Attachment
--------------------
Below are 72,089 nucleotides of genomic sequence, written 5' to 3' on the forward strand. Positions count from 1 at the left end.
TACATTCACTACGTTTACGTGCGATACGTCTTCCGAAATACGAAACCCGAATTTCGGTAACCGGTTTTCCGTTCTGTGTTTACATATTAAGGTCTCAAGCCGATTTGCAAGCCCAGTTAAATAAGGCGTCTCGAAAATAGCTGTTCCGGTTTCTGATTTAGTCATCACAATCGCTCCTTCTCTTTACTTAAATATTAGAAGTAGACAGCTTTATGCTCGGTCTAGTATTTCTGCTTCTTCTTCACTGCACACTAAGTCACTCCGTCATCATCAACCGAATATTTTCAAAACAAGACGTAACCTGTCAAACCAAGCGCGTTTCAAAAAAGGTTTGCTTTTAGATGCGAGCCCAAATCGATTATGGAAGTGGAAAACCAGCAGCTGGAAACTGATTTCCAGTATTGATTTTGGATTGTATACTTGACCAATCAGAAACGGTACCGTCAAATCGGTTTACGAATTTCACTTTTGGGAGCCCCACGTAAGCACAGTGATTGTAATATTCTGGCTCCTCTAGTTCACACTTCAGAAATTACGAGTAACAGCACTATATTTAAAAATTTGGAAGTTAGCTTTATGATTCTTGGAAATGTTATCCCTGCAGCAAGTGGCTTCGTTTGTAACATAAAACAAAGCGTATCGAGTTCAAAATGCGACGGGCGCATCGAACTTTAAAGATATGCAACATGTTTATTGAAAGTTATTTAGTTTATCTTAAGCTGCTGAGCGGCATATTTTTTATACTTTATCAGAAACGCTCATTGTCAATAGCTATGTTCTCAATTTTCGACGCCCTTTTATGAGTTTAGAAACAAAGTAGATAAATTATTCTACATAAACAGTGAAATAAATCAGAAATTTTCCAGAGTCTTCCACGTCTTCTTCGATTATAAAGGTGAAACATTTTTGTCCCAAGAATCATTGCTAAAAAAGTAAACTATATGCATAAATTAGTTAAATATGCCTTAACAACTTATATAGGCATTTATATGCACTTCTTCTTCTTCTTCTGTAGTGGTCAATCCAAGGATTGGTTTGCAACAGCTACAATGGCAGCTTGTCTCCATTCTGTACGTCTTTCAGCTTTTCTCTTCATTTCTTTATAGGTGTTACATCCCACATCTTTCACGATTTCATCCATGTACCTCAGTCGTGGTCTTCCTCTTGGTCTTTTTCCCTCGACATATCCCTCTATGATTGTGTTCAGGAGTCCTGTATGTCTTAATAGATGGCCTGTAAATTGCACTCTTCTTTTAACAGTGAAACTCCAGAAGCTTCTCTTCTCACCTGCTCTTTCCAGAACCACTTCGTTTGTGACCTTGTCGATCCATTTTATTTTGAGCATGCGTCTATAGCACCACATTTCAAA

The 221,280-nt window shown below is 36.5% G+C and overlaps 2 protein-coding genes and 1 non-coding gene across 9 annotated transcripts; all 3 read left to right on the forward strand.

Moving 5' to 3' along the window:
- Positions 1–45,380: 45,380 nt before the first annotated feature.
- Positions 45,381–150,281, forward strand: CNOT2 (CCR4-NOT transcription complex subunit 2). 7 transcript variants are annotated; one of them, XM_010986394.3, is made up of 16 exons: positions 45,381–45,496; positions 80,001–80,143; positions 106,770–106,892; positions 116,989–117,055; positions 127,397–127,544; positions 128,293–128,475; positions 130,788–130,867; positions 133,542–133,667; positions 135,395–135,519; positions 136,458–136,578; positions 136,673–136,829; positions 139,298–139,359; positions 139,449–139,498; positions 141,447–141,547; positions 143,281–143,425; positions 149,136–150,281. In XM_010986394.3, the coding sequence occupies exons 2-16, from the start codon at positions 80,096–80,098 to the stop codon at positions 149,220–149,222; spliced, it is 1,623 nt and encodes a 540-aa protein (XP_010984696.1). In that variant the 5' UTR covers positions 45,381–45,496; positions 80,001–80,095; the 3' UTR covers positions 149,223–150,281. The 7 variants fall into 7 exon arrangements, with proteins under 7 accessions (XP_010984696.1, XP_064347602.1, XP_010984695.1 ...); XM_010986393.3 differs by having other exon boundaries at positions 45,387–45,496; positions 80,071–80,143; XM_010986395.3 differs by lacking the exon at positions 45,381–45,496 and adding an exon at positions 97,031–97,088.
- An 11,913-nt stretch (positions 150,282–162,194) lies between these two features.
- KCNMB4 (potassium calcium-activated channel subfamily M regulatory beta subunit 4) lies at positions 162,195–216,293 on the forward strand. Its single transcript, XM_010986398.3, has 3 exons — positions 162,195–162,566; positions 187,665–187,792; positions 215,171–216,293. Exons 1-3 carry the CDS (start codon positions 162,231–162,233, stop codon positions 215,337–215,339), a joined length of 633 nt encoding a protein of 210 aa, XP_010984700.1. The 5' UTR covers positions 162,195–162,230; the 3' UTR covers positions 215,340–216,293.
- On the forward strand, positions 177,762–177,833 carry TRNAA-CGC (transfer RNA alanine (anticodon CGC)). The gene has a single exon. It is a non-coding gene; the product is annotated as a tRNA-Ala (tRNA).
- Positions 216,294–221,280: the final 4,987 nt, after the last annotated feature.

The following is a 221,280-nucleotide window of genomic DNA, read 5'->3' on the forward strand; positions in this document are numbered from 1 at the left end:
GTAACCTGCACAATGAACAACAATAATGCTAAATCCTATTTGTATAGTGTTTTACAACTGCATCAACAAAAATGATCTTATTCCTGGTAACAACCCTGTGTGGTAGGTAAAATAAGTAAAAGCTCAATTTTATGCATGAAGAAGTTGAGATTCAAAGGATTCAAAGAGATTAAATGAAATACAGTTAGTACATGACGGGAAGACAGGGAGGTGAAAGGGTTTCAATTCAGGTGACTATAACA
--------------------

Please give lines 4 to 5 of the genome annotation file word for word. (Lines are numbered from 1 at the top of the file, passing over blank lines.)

Moving 5' to 3' along the window:
- Positions 1–45,380: 45,380 nt before the first annotated feature.